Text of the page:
Business and other professional program majors: Build your resume working with the SMIC and your faculty – The Center will serve new and growing businesses with marketing research, branding, accounting or legal problems, technology services, and more.

Humanities and social sciences majors: Study, document, and support the change. The first two internships to emerge were for History and English Majors – capturing the oral history of the Fulton entrepreneurship community, and developing marketing content such as blog entries for businesses which will – physically or virtually – reside in SMIC.  Want a hands-on project on the psychology or the economic impact of entrepreneurship? Work with the SMIC.

At the moment, to make all of this happen, the key question is, how can we get involved in accelerating the development of the center and its programs?  Let me know.

The Developing SMIC

Support for SMIC has been expressed, in very tangible ways, by the City of Fulton and other contiguous county/city governments, the Fulton Area Chamber of Commerce, the Brick District Association, the Fulton Area Development Corporation, many small and large businesses, financial institutions, entrepreneurs, community leaders, and educational institutions. Since June, the Center has secured nearly $40,000 in cash and $200,000 in in-kind contributions. The community’s efforts have generated interest from the Missouri Technology Corporation, the Kauffman Foundation, the National Center for Economic Gardening, the Missouri Secretary of State’s Office, and others. But there is still much to be done to raise funds, raise awareness, and position Westminster to be a part of this exciting development.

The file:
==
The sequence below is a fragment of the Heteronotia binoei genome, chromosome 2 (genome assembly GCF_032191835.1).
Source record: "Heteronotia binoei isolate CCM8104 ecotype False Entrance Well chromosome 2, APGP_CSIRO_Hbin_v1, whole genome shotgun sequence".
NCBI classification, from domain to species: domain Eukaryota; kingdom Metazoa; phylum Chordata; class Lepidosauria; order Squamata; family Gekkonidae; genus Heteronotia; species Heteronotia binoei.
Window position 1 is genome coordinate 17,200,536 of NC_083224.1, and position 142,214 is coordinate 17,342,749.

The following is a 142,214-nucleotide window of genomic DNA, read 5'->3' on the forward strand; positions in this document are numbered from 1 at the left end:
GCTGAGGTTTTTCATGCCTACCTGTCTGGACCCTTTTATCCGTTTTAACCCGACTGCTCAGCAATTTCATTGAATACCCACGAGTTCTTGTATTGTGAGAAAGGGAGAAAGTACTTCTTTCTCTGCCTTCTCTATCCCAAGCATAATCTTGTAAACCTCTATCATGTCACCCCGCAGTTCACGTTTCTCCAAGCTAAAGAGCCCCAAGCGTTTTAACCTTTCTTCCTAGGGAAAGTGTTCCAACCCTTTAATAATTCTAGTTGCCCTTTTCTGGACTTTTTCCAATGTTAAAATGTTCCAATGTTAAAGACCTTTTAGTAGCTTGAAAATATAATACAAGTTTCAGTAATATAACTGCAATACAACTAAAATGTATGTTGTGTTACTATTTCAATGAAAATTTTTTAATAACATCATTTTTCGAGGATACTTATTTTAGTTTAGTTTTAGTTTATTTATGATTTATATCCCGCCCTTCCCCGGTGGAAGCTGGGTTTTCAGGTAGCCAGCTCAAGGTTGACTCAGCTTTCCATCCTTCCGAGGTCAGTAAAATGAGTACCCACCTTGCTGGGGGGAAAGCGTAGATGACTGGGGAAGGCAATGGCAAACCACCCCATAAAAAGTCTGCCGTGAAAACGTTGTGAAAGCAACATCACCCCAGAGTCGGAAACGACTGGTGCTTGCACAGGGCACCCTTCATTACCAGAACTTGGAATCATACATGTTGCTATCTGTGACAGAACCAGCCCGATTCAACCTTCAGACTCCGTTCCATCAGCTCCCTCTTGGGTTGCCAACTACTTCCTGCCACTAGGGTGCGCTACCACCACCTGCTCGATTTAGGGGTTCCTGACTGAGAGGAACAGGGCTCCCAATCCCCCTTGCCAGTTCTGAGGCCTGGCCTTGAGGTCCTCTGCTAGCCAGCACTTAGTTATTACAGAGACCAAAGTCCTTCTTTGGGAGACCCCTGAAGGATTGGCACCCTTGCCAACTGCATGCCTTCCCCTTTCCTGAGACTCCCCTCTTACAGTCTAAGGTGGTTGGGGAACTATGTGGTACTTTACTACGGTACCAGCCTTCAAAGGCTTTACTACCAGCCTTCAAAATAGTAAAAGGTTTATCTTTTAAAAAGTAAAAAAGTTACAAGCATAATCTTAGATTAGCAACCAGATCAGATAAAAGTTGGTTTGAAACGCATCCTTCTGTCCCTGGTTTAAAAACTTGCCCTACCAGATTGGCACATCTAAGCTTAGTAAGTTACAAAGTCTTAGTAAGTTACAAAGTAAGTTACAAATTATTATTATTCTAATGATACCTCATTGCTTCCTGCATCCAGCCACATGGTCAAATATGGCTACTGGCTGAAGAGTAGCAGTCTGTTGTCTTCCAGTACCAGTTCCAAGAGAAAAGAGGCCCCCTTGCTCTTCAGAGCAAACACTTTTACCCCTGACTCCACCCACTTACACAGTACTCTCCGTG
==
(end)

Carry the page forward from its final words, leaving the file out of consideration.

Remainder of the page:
I’m so proud to act as our liaison with SMIC, because I’ve been known to occasionally complain of being stuck in the Fulton bubble, and I am humbled to find out what’s already inside that bubble that I wasn’t even aware of. And so excited to imagine how we can expand that sphere, revitalize it and tie it to the wider world, in the service of both our individual dreams and our community.

Wishing all of you an inspiring new school year, full of significant connections and accomplishments.









Goals of SMIC

  • Cultivate a spirit of entrepreneurship and an ecosystem favorable to entrepreneurship in the region (Fulton, Callaway County and surrounding communities).
  • Assist existing businesses with growth and development, as well as the formation of new businesses in the region, and aid in their success.
  • Nurture businesses that create good paying jobs and raise the standard of living in the region.
  • Position the City, County, Region, and Educational Institutions to take advantage of new business opportunities that may be generated.
  • Provide experiential learning opportunities and internships for college and high school students and faculty that will complement programs offered by regional schools and institutions of higher learning.
  • Diversify the regional economy and create competitive wage jobs and opportunities for its community members, graduating students and alumni.
  • Expand opportunities for business, entrepreneurs, government and education to partner and engage with each other and the community.
  • Transfer knowledge & better leverage intellectual property from the Higher Education Institutions and area research institutes.